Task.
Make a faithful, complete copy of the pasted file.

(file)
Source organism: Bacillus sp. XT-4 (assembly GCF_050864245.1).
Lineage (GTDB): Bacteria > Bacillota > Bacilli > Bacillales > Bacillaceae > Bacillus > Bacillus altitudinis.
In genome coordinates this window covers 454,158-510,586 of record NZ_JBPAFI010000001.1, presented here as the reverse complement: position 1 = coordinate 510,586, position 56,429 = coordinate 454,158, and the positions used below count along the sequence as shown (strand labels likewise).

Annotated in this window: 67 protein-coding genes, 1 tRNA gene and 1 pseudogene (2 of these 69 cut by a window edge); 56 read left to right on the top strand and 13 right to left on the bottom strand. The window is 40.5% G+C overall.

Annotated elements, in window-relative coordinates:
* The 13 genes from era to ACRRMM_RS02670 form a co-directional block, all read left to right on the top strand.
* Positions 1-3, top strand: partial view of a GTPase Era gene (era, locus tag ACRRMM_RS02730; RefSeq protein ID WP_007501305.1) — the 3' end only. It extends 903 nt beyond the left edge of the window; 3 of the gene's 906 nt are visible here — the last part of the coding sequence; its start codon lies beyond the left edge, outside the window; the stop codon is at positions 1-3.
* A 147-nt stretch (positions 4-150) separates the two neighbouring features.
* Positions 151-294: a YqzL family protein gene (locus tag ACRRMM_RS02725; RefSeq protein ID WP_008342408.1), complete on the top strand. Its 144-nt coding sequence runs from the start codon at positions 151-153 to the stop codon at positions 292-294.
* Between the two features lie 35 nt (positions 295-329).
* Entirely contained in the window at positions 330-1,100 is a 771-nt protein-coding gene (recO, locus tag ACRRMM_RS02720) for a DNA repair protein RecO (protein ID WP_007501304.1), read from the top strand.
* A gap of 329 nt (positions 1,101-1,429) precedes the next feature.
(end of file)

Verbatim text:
Source organism: Bacillus sp. XT-4 (assembly GCF_050864245.1).
Lineage (GTDB): Bacteria > Bacillota > Bacilli > Bacillales > Bacillaceae > Bacillus > Bacillus altitudinis.
In genome coordinates this window covers 454,158-510,586 of record NZ_JBPAFI010000001.1, presented here as the reverse complement: position 1 = coordinate 510,586, position 56,429 = coordinate 454,158, and the positions used below count along the sequence as shown (strand labels likewise).

Annotated in this window: 67 protein-coding genes, 1 tRNA gene and 1 pseudogene (2 of these 69 cut by a window edge); 56 read left to right on the top strand and 13 right to left on the bottom strand. The window is 40.5% G+C overall.

Annotated elements, in window-relative coordinates:
* The 13 genes from era to ACRRMM_RS02670 form a co-directional block, all read left to right on the top strand.
* Positions 1-3, top strand: partial view of a GTPase Era gene (era, locus tag ACRRMM_RS02730; RefSeq protein ID WP_007501305.1) — the 3' end only. It extends 903 nt beyond the left edge of the window; 3 of the gene's 906 nt are visible here — the last part of the coding sequence; its start codon lies beyond the left edge, outside the window; the stop codon is at positions 1-3.
* A 147-nt stretch (positions 4-150) separates the two neighbouring features.
* Positions 151-294: a YqzL family protein gene (locus tag ACRRMM_RS02725; RefSeq protein ID WP_008342408.1), complete on the top strand. Its 144-nt coding sequence runs from the start codon at positions 151-153 to the stop codon at positions 292-294.
* Between the two features lie 35 nt (positions 295-329).
* Entirely contained in the window at positions 330-1,100 is a 771-nt protein-coding gene (recO, locus tag ACRRMM_RS02720) for a DNA repair protein RecO (protein ID WP_007501304.1), read from the top strand.
* A gap of 329 nt (positions 1,101-1,429) precedes the next feature.